The disadvantages are equally clear. Britain would have to operate EU rules, without a vote or a veto, for both goods and services – becoming a rule taker – making it largely pointless to leave. Free movement of people would also continue. Yes, there is provision for an emergency brake on migration but this would not give Britain “control” of its borders."

A hotel California brexit!


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Subject: RE: BS: Brexit #3: A futile gesture?
From: Dave the Gnome
Date: 06 Apr 19 - 04:19 AM

I may well nip to mozzers myself later then Steve if it is down to £5.59 - £4.95 with my discount :-)


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Subject: RE: BS: Brexit #3: A futile gesture?
From: Bonnie Shaljean
Date: 06 Apr 19 - 04:17 AM

There's also the matter of differing food-safety standards. In addition to chlorinated chicken issues, Trump has now appointed the pork industry as gatekeepers for... the pork industry. His reasoning is that if their meat is bad, they'll get sued, so it's in their best interest to keep their stuff clean. (Not a whisper about all those people who could die from eating it, or get seriously sick and not be able to afford medical care.) Good luck with that, if you start importing from some of your potential trading partners.

Oh, and nuclear plants get to self-regulate too. Welcome to your new buddy.

Please excuse lack of hyperlinks - I can't get the clickifier to work:

That [above] is the essence of the Trump administration's argument for getting rid of about 40 percent of federal pork inspectors. By next month, according to The Washington Post, the pork plants themselves will be in charge of "identifying and removing live diseased hogs when they arrive at the plants"—as opposed to the USDA's Food Safety and Inspection Service...

https://www.foodsafetymagazine.com/news/pork-industry-to-begin-policing-its-own-food-safety-system/

https://www.motherjones.com/food/2019/04/trump-is-about-to-make-the-pork-industry-responsible-for-inspecting-itself/

https://newrepublic.com/article/153465/its-not-just-pork-trump-also-letting-nuclear-plants-regulate-safety


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Subject: RE: BS: Brexit #3: A futile gesture?
From: David Carter (UK)
Date: 06 Apr 19 - 04:00 AM

DMcG, how does a country assess whether a trade deal is to its benefit? To often this debate is set by the views of domestic producers. However consumers need to be considered also. A trade deficit is not bad per se, it means that consumers are getting lots of nice things from the country they are imported from. Neither imports nor exports are bad, really the benefit of the trade is the total volume, not the difference between exports and imports. And the problem is that the people doing the assessing, allegedly on behalf of the country, are looking at only one side.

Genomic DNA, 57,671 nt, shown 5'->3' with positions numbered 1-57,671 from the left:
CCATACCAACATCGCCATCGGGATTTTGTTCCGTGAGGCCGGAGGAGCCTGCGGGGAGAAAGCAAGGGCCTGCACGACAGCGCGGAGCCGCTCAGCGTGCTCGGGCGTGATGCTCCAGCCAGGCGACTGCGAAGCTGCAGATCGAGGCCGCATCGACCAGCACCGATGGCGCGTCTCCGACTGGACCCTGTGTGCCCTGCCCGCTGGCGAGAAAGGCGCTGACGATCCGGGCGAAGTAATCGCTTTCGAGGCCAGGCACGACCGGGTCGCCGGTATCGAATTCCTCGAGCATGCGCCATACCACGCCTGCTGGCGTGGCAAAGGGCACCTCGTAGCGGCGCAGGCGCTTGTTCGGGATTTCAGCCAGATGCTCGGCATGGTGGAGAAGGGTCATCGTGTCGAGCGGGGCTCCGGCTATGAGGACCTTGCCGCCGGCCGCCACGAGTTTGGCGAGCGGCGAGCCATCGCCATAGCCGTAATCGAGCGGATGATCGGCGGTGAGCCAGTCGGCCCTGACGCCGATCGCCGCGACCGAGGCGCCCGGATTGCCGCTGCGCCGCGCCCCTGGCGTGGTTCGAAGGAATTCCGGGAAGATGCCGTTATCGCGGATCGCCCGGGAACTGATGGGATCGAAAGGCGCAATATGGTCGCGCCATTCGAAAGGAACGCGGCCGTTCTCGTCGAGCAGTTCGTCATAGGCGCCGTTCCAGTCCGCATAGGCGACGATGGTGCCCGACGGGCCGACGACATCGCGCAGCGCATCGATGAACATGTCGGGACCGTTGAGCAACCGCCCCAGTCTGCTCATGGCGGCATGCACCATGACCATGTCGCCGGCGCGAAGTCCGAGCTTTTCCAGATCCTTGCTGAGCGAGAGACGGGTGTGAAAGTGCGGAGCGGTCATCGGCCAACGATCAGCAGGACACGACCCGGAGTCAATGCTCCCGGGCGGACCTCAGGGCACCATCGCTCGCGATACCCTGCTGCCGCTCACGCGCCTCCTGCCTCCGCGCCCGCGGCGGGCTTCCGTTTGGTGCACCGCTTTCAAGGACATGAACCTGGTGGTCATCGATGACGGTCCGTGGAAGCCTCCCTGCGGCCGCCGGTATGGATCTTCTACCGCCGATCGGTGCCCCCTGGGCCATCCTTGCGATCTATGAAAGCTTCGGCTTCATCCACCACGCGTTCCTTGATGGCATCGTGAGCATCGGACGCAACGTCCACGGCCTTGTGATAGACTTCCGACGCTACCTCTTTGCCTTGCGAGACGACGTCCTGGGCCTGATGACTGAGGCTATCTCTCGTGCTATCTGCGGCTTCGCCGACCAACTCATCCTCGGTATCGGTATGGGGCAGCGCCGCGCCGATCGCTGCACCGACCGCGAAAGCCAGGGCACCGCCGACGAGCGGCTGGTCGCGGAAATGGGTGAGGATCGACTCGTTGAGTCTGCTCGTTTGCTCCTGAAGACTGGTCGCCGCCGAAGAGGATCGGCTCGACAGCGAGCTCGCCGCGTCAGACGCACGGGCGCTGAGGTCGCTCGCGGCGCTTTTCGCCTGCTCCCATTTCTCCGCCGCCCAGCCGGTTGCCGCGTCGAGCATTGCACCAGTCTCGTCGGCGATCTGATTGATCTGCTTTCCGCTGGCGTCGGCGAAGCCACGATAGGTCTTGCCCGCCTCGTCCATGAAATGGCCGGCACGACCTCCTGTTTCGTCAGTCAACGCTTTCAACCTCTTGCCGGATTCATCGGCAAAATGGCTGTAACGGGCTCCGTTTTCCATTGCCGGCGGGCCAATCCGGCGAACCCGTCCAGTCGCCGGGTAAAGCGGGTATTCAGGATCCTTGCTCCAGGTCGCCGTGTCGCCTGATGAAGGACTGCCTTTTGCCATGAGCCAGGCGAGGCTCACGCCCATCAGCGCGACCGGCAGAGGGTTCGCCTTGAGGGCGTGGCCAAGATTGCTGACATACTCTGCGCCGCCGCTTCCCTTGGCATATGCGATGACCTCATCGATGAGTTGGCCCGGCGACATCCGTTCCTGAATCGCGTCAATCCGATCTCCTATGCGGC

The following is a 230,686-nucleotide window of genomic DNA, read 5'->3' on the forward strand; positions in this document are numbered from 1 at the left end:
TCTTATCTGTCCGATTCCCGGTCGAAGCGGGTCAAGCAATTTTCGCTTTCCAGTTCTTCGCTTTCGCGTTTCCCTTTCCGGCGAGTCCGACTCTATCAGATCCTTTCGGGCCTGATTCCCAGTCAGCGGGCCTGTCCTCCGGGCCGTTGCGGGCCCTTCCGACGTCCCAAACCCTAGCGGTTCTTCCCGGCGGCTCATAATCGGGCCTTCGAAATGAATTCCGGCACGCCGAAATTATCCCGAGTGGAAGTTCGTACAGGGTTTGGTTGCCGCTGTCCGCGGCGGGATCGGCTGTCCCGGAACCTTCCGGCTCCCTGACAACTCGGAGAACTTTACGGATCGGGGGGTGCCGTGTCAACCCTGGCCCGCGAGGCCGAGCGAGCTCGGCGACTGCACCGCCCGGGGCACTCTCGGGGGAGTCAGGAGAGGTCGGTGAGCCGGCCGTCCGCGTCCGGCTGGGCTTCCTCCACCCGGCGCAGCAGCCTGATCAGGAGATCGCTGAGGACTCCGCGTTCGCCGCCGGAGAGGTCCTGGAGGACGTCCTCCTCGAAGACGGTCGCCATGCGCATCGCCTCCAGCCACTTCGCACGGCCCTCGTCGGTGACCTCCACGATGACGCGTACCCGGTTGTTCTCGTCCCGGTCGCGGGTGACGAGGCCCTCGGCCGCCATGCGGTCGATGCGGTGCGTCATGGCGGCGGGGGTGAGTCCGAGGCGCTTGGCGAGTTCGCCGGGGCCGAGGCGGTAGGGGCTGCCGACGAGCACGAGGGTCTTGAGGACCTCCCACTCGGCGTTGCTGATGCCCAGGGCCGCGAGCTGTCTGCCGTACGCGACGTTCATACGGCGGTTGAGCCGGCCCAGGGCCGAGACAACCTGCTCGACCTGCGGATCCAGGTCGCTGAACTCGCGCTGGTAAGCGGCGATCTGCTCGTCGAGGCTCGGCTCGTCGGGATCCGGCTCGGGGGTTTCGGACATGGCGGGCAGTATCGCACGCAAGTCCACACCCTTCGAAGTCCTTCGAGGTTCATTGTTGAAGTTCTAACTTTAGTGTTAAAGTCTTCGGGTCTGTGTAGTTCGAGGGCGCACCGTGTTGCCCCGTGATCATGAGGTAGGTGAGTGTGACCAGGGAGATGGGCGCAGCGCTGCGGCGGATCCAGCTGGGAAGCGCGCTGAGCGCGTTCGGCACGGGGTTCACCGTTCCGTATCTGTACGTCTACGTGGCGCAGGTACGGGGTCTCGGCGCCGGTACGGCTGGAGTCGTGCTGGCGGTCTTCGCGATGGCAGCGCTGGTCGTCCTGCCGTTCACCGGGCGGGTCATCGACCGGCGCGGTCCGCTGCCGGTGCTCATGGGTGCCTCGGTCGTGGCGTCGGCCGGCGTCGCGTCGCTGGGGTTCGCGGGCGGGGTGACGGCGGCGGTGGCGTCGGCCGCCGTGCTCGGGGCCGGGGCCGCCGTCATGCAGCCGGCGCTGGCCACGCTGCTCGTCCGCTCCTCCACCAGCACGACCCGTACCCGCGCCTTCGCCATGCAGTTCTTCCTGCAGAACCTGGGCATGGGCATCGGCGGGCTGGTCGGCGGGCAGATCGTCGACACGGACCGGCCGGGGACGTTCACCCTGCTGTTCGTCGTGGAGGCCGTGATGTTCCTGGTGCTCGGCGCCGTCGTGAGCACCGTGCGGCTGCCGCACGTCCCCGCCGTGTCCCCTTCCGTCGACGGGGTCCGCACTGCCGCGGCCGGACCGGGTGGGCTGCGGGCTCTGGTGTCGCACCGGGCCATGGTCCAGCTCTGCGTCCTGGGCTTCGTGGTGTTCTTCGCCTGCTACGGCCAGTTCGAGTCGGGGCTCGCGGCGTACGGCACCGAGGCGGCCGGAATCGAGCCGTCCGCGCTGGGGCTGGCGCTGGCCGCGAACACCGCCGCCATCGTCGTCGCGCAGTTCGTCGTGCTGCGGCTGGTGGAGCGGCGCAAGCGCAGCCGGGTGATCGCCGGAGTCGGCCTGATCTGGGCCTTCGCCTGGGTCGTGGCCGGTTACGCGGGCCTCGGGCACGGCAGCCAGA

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Subject: RE: BS: Brexit #3: A futile gesture?
From: Backwoodsman
Date: 06 Apr 19 - 03:55 AM

”Is the backwardman boasting or complaining? Then again,who cares?

I find it rather sad you feel the need to boast in order to make a point.
I was using mini computers as a tool over 45 years ago. so what?”


Nope, no ‘boasting’ at all. Merely giving some background regarding my IT capabilities and experience as a response to your completely unsubstantiated accusation that I ’seem incapable of carrying out a simple internet search’.

You really do have extreme comprehension problems, and a serious social-skill deficit, don’t you?

If you haven’t the acquired the skill to post a working clickable link on the forum, you might like to take a little time out from insulting and abusing other members and study Joe Offer’s ‘Basic Mudcat HTML’ post in the ’Mudcat FAQ - Newcomer’s Guide’. It’s very simple - almost anyone could do it.

Now, back to that direct question you’ve carefully belly-danced around...I’m guessing that, as usual, you don’t have the cojones to answer, but that’s OK, I know the answer anyway, and it doesn’t show you in a good light.


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Subject: RE: BS: Brexit #3: A futile gesture?
From: The Sandman
Date: 06 Apr 19 - 03:47 AM

Edwina Currie in a nushell might be tickle JohnMajors fancy but she doesnt do it for me


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Subject: RE: BS: Brexit #3: A futile gesture?
From: DMcG
Date: 06 Apr 19 - 02:50 AM

Maybe so, Nigel, but if so it is a very biased quotation.    I don't think I am alone in freely admitting there are disadvantages to a customs union, but that is not the point. There are also advantages (as that link also points out), and the key factor from an economics viewpoint is which is greater.

I said somewhere in these threads over a year ago - I can't be bothered to track it down - that as a purely economics question it is very reasonable for any country to continually assess all its trade deals and determine if they are to its benefit or not. If not, then it is sensible to seek to change them. So - again in purely economics terms - it is reasonable to examine whether the EU relationship is a good idea or not continually and act accordingly. But my assessment, and those of most economics apart from the Minford school, it that the arrangement is in the UK's favour.